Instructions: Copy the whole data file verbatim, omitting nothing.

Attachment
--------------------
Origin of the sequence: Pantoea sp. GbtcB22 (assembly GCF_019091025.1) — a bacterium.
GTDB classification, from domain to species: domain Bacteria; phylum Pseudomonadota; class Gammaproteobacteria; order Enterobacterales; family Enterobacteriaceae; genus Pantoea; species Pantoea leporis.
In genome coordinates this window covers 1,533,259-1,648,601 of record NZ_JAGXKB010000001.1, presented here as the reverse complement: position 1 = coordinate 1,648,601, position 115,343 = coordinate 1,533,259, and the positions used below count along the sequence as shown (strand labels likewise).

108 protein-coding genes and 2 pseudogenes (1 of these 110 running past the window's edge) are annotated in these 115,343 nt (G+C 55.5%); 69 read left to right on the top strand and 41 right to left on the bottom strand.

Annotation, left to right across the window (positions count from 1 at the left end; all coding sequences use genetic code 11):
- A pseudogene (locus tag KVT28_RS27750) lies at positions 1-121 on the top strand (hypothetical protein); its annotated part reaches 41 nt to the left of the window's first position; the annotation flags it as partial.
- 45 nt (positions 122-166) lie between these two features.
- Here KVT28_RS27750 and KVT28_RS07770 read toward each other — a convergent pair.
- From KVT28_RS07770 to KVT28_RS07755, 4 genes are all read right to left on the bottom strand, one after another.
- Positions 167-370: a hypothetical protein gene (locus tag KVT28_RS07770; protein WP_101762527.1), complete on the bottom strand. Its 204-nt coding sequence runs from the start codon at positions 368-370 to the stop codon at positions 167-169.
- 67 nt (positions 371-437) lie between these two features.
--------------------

Origin of the sequence: Pantoea sp. GbtcB22 (assembly GCF_019091025.1) — a bacterium.
GTDB classification, from domain to species: domain Bacteria; phylum Pseudomonadota; class Gammaproteobacteria; order Enterobacterales; family Enterobacteriaceae; genus Pantoea; species Pantoea leporis.
In genome coordinates this window covers 1,533,259-1,648,601 of record NZ_JAGXKB010000001.1, presented here as the reverse complement: position 1 = coordinate 1,648,601, position 115,343 = coordinate 1,533,259, and the positions used below count along the sequence as shown (strand labels likewise).

108 protein-coding genes and 2 pseudogenes (1 of these 110 running past the window's edge) are annotated in these 115,343 nt (G+C 55.5%); 69 read left to right on the top strand and 41 right to left on the bottom strand.

Annotation, left to right across the window (positions count from 1 at the left end; all coding sequences use genetic code 11):
- A pseudogene (locus tag KVT28_RS27750) lies at positions 1-121 on the top strand (hypothetical protein); its annotated part reaches 41 nt to the left of the window's first position; the annotation flags it as partial.
- 45 nt (positions 122-166) lie between these two features.
- Here KVT28_RS27750 and KVT28_RS07770 read toward each other — a convergent pair.
- From KVT28_RS07770 to KVT28_RS07755, 4 genes are all read right to left on the bottom strand, one after another.
- Positions 167-370: a hypothetical protein gene (locus tag KVT28_RS07770; protein WP_101762527.1), complete on the bottom strand. Its 204-nt coding sequence runs from the start codon at positions 368-370 to the stop codon at positions 167-169.
- 67 nt (positions 371-437) lie between these two features.